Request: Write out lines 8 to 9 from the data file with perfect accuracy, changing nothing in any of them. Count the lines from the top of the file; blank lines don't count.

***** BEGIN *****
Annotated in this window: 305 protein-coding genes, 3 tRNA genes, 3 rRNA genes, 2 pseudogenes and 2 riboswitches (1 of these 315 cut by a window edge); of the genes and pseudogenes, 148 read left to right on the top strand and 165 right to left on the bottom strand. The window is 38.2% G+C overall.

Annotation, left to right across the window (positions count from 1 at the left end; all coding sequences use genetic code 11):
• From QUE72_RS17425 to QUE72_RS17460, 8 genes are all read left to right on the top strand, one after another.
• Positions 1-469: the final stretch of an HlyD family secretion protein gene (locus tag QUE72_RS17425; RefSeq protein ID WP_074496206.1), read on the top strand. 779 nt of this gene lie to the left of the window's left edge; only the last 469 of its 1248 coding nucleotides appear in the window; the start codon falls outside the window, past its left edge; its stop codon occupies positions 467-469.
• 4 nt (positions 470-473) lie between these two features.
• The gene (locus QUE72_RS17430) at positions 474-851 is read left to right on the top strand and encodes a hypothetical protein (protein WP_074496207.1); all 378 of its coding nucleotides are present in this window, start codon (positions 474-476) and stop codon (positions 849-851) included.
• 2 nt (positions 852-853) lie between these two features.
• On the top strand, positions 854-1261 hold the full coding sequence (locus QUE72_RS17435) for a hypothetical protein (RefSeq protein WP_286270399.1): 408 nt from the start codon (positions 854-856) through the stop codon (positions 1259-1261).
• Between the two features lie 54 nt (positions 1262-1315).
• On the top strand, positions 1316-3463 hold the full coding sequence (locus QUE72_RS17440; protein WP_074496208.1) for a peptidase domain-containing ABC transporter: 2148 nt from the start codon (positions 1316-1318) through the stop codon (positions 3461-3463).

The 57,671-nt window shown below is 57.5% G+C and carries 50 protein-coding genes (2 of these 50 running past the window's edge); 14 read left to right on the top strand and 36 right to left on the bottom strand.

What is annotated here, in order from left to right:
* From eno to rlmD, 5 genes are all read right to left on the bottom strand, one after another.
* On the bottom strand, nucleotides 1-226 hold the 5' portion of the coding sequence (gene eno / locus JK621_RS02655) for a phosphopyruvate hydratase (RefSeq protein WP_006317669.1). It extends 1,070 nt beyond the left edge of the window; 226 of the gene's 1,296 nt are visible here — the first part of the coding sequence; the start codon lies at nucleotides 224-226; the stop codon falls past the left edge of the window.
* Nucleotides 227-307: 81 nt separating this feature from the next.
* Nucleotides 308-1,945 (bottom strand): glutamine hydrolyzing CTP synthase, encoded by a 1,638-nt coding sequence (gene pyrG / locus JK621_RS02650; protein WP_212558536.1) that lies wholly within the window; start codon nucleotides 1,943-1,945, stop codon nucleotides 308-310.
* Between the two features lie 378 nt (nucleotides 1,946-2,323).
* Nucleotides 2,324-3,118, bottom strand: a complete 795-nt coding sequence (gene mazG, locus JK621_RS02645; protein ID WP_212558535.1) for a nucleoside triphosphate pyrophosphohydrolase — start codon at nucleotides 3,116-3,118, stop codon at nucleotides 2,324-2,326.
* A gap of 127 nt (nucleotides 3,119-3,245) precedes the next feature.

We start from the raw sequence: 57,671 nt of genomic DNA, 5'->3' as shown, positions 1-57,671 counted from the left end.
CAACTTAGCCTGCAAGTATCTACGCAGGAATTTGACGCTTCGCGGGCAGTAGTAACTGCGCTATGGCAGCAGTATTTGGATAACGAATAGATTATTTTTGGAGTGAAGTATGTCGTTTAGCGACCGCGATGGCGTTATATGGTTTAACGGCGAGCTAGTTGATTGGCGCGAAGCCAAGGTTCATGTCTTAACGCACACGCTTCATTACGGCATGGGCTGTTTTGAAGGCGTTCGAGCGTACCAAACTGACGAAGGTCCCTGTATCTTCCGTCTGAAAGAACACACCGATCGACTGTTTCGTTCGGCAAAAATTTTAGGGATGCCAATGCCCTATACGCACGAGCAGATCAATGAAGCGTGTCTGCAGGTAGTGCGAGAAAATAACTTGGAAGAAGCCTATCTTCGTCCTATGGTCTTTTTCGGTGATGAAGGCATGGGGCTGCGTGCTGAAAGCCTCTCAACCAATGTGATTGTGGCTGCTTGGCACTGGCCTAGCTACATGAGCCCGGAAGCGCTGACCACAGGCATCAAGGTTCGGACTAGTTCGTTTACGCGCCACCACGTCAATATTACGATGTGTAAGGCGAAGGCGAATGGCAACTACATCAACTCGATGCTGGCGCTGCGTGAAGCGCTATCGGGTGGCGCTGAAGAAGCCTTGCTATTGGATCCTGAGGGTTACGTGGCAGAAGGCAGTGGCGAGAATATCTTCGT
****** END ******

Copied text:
• On the top strand, positions 854-1261 hold the full coding sequence (locus QUE72_RS17435) for a hypothetical protein (RefSeq protein WP_286270399.1): 408 nt from the start codon (positions 854-856) through the stop codon (positions 1259-1261).
• Between the two features lie 54 nt (positions 1262-1315).